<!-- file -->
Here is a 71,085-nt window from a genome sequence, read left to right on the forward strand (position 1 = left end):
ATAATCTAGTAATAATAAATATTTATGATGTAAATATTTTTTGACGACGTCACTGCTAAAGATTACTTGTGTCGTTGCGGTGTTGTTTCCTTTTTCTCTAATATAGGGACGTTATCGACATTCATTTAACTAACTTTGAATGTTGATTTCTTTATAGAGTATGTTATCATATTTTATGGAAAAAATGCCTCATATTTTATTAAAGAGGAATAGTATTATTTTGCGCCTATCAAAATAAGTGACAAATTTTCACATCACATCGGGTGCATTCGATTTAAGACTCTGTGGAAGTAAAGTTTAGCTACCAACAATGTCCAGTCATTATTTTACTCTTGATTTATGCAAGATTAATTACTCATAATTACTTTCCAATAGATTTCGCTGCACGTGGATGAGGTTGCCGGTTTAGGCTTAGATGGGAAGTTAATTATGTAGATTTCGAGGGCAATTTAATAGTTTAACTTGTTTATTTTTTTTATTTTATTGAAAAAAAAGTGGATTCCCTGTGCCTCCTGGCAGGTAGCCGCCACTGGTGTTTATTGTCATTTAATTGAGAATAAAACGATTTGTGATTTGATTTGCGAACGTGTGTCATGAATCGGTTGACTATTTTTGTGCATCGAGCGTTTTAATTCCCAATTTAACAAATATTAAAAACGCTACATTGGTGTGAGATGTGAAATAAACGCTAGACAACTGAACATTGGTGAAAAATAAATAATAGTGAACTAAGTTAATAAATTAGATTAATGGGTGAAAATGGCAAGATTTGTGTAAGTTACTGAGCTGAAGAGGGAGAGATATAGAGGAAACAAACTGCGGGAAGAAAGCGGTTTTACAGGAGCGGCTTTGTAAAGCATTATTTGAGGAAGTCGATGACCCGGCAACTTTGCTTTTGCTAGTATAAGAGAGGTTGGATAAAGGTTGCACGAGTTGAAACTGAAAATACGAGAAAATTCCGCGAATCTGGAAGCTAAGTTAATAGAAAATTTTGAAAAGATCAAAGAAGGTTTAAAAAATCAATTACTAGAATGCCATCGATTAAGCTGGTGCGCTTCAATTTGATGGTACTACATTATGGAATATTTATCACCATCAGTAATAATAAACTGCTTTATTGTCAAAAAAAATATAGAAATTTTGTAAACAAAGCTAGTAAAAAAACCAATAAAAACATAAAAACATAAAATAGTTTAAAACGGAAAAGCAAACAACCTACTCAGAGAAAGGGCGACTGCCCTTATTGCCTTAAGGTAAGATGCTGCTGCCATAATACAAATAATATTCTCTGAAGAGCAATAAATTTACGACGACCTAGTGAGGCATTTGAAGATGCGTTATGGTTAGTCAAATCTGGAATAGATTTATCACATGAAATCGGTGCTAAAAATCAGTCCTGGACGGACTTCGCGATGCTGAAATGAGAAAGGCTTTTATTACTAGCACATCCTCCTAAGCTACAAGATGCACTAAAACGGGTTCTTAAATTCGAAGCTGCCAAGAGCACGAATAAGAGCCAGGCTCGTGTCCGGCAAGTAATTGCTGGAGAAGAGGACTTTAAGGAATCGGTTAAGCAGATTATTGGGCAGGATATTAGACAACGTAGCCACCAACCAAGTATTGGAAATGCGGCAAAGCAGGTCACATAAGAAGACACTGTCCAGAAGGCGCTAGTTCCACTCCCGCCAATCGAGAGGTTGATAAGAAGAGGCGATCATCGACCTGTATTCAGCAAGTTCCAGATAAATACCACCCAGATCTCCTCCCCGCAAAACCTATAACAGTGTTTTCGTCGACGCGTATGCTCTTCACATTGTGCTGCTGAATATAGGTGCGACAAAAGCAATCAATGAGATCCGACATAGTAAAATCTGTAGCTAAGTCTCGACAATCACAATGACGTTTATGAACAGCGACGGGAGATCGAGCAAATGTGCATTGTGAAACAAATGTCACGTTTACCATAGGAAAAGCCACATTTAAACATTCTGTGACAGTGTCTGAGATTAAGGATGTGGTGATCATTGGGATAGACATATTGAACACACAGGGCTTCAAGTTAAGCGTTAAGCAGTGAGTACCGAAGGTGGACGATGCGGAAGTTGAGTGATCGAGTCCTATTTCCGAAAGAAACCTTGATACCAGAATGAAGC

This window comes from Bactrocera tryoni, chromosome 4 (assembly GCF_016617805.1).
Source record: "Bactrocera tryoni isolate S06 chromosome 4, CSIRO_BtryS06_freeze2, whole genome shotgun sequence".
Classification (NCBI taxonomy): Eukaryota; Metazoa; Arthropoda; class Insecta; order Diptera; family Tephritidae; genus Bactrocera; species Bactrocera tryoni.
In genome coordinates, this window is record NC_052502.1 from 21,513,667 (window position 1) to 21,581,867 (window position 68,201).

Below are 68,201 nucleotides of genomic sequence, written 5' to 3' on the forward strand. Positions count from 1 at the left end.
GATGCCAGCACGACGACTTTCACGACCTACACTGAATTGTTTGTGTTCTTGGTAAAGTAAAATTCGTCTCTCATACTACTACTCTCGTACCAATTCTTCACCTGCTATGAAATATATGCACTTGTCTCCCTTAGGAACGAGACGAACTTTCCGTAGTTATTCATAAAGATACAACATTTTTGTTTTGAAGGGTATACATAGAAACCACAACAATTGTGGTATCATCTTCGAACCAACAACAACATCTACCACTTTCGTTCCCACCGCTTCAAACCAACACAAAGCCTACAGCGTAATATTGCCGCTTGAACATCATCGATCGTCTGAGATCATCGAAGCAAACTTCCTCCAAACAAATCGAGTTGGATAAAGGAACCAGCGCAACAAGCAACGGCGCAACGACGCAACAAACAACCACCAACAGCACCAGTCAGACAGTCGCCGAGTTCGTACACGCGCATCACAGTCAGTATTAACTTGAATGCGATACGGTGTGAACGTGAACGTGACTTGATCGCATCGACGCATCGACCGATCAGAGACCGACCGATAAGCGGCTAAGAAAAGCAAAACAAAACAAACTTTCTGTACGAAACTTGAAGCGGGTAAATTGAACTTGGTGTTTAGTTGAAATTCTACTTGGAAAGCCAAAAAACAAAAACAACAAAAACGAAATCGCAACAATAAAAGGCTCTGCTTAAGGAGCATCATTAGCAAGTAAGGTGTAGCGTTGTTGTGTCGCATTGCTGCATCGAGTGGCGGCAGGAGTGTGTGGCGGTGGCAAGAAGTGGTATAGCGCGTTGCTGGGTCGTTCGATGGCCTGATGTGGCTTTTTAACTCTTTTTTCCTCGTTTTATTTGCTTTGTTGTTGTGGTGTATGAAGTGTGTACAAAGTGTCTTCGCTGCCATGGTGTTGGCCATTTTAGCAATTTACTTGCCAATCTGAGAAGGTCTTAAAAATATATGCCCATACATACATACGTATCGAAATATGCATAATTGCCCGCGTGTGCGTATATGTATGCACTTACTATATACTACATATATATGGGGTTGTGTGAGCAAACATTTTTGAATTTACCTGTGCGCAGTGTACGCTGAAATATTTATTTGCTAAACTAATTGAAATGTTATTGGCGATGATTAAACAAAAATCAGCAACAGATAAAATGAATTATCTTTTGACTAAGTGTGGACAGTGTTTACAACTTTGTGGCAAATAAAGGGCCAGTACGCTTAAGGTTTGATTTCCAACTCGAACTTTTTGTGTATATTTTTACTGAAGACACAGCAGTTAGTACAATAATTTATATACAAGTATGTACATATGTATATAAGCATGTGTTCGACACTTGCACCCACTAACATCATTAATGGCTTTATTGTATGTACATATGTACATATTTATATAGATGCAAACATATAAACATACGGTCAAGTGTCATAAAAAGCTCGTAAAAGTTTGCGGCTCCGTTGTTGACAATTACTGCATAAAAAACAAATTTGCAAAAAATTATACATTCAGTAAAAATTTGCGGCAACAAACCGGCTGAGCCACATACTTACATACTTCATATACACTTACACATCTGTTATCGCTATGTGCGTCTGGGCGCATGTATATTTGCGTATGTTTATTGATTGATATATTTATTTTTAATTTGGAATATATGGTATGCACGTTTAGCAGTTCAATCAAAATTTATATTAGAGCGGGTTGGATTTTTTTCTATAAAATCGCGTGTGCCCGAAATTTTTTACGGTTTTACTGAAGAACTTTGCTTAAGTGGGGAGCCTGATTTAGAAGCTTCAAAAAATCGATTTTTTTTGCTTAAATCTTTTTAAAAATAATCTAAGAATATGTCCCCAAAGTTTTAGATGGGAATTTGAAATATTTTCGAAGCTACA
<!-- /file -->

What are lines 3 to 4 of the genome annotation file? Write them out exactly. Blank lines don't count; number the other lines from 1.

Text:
This window comes from Bactrocera tryoni, chromosome 4 (assembly GCF_016617805.1).
Source record: "Bactrocera tryoni isolate S06 chromosome 4, CSIRO_BtryS06_freeze2, whole genome shotgun sequence".